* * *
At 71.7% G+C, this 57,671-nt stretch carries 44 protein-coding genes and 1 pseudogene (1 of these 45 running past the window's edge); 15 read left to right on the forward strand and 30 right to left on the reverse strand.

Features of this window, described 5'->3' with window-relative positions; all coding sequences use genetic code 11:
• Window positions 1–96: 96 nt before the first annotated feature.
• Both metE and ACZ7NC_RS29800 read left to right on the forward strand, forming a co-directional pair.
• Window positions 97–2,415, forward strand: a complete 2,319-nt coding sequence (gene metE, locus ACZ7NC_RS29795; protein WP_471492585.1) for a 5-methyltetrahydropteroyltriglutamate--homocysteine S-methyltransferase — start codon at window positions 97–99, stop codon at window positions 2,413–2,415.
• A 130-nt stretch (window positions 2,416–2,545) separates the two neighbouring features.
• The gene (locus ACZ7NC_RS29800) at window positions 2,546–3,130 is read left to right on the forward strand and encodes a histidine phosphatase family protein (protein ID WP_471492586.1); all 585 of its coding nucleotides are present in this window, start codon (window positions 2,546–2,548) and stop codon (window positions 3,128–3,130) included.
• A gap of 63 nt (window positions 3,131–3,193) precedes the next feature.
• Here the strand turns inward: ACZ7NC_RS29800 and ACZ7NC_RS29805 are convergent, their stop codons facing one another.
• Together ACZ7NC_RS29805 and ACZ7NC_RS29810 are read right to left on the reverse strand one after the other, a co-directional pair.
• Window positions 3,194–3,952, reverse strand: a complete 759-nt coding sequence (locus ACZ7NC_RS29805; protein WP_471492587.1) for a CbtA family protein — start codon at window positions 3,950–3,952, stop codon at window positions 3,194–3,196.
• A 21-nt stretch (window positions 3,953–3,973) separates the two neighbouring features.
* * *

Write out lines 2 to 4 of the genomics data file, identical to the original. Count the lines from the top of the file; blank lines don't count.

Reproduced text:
Features of this window, described 5'->3' with window-relative positions; all coding sequences use genetic code 11:
• Window positions 1–96: 96 nt before the first annotated feature.
• Both metE and ACZ7NC_RS29800 read left to right on the forward strand, forming a co-directional pair.